Updated: Jan 10, 2022
Introductions, Forewords (not forwards!), and Prefaces
By Michael Heath / selfpublishingUS.com
Nonfiction books have introductions and often include a preface, foreword or both. Some authors may not break out the literary device of an Introduction and instead set the book up in Chapter 1 or another early chapter. Forewords (not forwards!) and prefaces are optional. Much confusion reigns as to which does what, so let’s see if some distinctions can be clarified.
The Introduction introduces the subject matter to the reader. It may even explain some concepts and terms that are used in the book. This area is where the argument is presented and describes the problem that will be solved. The Foreword is written by someone other than the author and gives validity to the work. It is often penned by someone with name recognition or by an expert in the book’s subject. Here, the writer describes his or her relationship with the author, lending credibility to the work while explaining why someone should read the book. The Preface is written by the author for the purpose of introducing him or herself to the audience. The author uses this vehicle to explain the qualifications for writing such a book and may even describe inspiration’s origins. The Foreword and Preface are more author-focused, while the Introduction shines the light on the content.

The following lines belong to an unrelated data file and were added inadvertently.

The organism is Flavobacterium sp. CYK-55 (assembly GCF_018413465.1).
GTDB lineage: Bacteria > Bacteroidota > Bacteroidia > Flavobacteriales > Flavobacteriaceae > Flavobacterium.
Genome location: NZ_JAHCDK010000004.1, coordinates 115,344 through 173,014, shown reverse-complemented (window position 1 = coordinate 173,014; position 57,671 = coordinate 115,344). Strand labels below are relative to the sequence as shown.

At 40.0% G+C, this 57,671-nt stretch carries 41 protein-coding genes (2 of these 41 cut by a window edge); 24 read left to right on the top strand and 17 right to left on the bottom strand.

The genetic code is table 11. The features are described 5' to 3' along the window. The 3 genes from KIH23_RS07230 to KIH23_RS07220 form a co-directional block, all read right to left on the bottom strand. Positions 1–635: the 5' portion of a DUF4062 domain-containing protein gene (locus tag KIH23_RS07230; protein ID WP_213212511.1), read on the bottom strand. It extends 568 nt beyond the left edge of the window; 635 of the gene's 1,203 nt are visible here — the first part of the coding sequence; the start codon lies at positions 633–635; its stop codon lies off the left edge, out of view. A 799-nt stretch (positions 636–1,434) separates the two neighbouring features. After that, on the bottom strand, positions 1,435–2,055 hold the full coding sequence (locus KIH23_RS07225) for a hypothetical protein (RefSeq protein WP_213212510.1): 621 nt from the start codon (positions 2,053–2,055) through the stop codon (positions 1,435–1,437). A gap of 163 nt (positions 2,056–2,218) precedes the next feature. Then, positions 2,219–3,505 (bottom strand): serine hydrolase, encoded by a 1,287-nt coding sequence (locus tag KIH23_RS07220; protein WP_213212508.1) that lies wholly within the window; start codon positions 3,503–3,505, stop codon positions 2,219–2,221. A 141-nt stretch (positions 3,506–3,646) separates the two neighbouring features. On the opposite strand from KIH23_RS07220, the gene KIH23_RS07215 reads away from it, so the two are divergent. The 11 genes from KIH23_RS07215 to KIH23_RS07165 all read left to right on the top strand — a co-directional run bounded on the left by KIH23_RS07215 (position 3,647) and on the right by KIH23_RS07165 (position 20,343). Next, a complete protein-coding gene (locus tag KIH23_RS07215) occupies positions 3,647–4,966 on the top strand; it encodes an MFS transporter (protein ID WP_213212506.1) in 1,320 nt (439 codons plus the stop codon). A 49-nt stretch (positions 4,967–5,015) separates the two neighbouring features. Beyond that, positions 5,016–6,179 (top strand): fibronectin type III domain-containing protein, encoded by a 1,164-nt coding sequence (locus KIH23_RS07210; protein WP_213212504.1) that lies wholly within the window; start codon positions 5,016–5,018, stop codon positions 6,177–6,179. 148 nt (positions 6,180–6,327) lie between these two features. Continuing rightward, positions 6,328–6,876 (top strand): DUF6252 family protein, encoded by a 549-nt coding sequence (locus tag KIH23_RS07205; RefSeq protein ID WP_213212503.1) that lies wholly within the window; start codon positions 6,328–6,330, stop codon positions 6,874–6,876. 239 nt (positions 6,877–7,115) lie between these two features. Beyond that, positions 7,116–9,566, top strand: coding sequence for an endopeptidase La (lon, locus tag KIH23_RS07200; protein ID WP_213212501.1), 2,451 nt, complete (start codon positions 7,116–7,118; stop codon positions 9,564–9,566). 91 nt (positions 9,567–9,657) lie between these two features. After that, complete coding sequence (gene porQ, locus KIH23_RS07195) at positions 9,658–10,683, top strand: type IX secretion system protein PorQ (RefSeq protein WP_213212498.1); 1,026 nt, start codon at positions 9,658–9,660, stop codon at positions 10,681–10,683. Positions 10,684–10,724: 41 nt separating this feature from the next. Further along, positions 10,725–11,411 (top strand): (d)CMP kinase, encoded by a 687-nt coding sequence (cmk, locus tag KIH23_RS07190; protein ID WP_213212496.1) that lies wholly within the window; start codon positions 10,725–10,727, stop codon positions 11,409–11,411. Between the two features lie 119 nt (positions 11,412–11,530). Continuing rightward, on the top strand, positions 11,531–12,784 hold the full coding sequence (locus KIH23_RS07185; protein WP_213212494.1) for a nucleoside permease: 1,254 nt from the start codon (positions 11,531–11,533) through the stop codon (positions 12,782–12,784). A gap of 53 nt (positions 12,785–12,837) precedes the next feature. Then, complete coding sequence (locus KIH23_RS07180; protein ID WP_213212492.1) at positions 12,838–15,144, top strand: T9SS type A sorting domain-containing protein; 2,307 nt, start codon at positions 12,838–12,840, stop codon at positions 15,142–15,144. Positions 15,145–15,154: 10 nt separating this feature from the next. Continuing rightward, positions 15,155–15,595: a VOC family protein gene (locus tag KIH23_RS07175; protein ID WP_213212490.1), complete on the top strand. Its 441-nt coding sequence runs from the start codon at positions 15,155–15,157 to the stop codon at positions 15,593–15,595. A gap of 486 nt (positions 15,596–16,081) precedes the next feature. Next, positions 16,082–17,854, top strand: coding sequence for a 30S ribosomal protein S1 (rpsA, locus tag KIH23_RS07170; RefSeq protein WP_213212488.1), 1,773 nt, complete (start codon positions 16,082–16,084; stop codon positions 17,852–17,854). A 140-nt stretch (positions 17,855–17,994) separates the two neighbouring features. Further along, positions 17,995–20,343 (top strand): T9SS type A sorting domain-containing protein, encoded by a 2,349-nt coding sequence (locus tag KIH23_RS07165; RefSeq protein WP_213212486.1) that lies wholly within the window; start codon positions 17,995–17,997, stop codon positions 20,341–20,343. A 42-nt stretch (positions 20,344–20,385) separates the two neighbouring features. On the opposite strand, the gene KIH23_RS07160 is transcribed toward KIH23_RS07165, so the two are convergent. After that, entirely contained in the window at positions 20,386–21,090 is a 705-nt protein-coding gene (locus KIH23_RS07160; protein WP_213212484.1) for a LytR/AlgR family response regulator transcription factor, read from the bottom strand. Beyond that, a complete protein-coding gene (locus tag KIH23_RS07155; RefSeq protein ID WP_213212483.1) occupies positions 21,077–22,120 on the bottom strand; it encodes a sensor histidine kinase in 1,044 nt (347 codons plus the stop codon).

You can see how a celebrity or respected professional writing the Foreword can go a long way in marketing the book, so landing the right person can be helpful. Do yourself a favor: put your ego away. It is unlikely that the person you ask to write the foreword will read your manuscript. Maybe he will skim through it. Chances are he will not even do that. Successful people are busy. The only reason they might agree to associate themselves with your work is that they trust your knowledge and ability to present it correctly. That is good enough. In fact, it would not hurt to write the foreword yourself so they can revise it, making it their own. They are doing you a favor. The more completed on your end, the sooner you can move on to the next step of the publishing process.